It has been 25 years since the first Harry Potter book was released. JK Rowling’s books led to one of the biggest fandoms in the world, rivaling Game of Thrones, Lord of the Rings, and Star Wars. In India, it led to generations calling themselves ‘Potterheads’ – so deep was the influence that Harry Potter seeped into Indian academics, from school level to university courses and thesis papers.
Teachers realised the need to introduce young adults to this sort of fantasy literature, to make them read books beyond the curriculum, and to aid their creative drive. The genre was refreshing, so was the storytelling and the plot – it’s a bonus that it helped students better their English. It told children that reading didn’t have to be boring. Soon enough, ICSE and CBSE private publishers had portions of the book.
But it wasn’t just the children, Indian adults lapped it up. A whole Harry Potter phenomenon made its way into higher education and campus culture. From National University of Juridical Sciences to IIT Gandhinagar and quizzing societies in Ashoka University, Harry Potter has made a place for itself everywhere.
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Harry Potter in school
In 2016, when I was in Class 8, we were asked to make a presentation on any Harry Potter movie as part of an English assignment. The objective was to look at the symbolism, characters, and accents. This same love for series was also encouraged by my Chemistry teacher back then. She would constantly urge us to read books such as Hunger Games, Twilight, Divergent, and Percy Jackson.
Class 8 ICSE books and several other private publications have included excerpts from various Harry Potter books. Though most of these chapters are usually picked from the first book itself, Philosopher’s Stone, which was released in 1997, probably because it makes kids curious to read the subsequent plot. Additionally, with a large section of students already knowing about the existence of Harry Potter as a famous series, they are just more intrigued to step into this world of magic and discover it.
And this is not just limited to middle school. Three years ago, the National University of Juridical Sciences in Kolkata launched a programme: An Interface Between Fantasy Fiction Literature and Law: Special Focus on Rowling’s Potterverse. The intention was to help law students apply their understanding of legal subjects and principles to a social context where they do not carry pre-existing value judgements. In simulations such as these, it is even easier for academic instructors to create an environment where prevailing ideologies cannot influence the way students understand a legal concept.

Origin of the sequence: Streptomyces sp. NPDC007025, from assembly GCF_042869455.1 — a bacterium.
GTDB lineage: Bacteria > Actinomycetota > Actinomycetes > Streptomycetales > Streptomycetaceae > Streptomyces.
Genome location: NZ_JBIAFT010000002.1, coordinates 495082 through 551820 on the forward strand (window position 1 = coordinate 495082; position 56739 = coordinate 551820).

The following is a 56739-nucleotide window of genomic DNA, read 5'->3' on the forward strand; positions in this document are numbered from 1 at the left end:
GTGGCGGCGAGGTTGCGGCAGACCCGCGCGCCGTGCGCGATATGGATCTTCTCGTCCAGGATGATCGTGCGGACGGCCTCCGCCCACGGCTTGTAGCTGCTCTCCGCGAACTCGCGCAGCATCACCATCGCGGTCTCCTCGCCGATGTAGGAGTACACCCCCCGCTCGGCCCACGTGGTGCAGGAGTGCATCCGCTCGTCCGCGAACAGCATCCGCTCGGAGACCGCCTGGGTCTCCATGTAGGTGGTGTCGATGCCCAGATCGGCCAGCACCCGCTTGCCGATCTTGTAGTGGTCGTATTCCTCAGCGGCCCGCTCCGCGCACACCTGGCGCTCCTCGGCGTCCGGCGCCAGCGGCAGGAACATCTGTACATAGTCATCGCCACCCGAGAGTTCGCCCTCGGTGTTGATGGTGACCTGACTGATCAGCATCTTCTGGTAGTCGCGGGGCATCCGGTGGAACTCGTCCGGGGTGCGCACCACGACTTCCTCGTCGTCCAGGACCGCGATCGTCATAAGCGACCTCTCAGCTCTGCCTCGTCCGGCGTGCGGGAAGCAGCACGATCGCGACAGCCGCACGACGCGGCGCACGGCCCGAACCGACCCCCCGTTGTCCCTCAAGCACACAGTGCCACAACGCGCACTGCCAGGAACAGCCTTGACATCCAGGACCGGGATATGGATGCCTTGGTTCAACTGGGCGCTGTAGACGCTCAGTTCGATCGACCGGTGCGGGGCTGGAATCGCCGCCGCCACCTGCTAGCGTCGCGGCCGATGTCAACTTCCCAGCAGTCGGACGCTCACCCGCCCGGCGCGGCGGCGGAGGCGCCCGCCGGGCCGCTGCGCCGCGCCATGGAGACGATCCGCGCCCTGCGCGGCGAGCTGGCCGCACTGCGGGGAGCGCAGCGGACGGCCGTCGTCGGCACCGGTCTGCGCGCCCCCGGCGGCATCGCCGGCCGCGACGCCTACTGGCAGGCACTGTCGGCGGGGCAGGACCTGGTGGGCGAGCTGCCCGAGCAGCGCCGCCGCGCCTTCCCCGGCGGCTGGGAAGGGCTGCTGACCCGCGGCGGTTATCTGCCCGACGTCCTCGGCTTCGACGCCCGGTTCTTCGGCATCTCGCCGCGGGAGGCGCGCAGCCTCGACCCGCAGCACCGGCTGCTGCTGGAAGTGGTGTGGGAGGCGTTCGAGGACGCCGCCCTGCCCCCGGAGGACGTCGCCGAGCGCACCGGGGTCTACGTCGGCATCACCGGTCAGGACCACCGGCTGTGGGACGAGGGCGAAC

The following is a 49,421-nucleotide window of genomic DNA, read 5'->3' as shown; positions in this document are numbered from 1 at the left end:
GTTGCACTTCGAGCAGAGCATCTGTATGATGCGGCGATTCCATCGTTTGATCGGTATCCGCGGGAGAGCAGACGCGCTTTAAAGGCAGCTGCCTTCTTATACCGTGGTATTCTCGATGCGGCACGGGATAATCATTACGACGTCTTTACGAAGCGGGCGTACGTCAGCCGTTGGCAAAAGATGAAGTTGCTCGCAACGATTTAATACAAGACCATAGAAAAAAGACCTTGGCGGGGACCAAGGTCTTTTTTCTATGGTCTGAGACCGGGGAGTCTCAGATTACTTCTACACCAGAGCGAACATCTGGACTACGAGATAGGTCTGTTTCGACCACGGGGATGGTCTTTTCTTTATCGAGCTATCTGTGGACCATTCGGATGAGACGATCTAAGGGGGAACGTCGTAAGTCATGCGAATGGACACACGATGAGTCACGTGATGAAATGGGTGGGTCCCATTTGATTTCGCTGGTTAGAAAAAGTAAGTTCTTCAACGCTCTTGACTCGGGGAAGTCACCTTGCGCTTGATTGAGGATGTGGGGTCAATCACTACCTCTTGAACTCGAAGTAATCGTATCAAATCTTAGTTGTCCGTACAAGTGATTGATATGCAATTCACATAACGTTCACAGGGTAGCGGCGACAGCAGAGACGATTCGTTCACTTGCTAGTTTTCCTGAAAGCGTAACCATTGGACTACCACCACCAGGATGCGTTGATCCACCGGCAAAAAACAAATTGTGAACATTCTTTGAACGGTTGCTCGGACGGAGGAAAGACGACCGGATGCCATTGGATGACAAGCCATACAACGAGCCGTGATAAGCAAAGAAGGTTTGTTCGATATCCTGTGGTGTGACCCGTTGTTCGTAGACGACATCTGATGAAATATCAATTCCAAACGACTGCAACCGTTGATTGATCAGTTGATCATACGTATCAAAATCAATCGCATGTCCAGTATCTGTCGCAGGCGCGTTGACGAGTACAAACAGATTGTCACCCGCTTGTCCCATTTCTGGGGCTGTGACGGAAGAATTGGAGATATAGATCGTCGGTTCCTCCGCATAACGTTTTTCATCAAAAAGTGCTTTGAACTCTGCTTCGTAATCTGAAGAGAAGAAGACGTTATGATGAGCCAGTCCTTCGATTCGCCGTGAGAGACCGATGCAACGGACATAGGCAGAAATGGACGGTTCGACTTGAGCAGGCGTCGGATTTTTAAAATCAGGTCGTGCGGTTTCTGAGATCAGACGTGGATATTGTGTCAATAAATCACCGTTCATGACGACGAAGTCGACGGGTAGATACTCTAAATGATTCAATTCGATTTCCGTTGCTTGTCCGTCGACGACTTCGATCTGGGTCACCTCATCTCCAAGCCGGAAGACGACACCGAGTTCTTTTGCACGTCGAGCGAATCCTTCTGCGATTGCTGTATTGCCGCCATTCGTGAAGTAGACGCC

It led to academic papers and studies too.
Sandipan Ray Choudhury in his paper ‘Harry Potter at Cultural Crossroads: Exploring the Reading Motivations of Young Adult Readers in Urban Bengal’ talks about how books like these introduce us to conceptualising and understanding the fluidity of interaction between the social, political, and economic factors in a society. He further explains how readers in urban Bengal kept on reading the book, more due to intrinsic motivation to do so, rather than anyone forcing them to.
In a 2003 BBC article, Alaka Shankar said, “Children don’t spend as much time with their grandparents or other relatives, who used to be a great source of stories, that’s why they are attracted to Harry Potter.”
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Quizzes, fanfiction and trivia challenges
Another academic space Harry Potter has had a large imprint on is debate, quizzes and trivia contests – both in schools and universities.
I recall a quiz competition in IIT Gandhinagar called Amalthea, back in 2017. The contestants were asked to tell the actual name of the author based on the book cover and pseudonym. The author’s pseudonym was Robert Galbraith a.k.a. J.K Rowling’s detective alter ego. Any Potterhead would know that.
Bhaskar Sharma and Yashaswini Joshi, alumni of Choithram School, Indore remember how they had once organised a Harry Potter-themed entrepreneurship summit within the school. “We decorated the whole school as Hogwarts, and in each simulation game, details were written in a golden snitch,” says Yashawini. “We also made maps for our school like the Marauder’s Map,” adds Bhaskar. Harry Potter has also become one of the committees hosted by certain Model United Nations, with proper rules of procedures and debate.
The Harry Potter wave introduced India to a very new form of literature – fanfiction, Thousands of middle and high school students joined Wattpad to read up more on their wished ‘ships’, a few famous ones being Dramione (Draco Malfoy and Hermione Granger), Jily (James Potter and Lily Evans). And a lot of young fans took a shot at writing fanfiction themselves. In 2018, India had the 5th highest number of users on the platform.
In the largely moral-based children’s fiction that existed in India, Harry Potter was a sweet sigh of relief.
Views are personal.
(Edited by Neera Majumdar)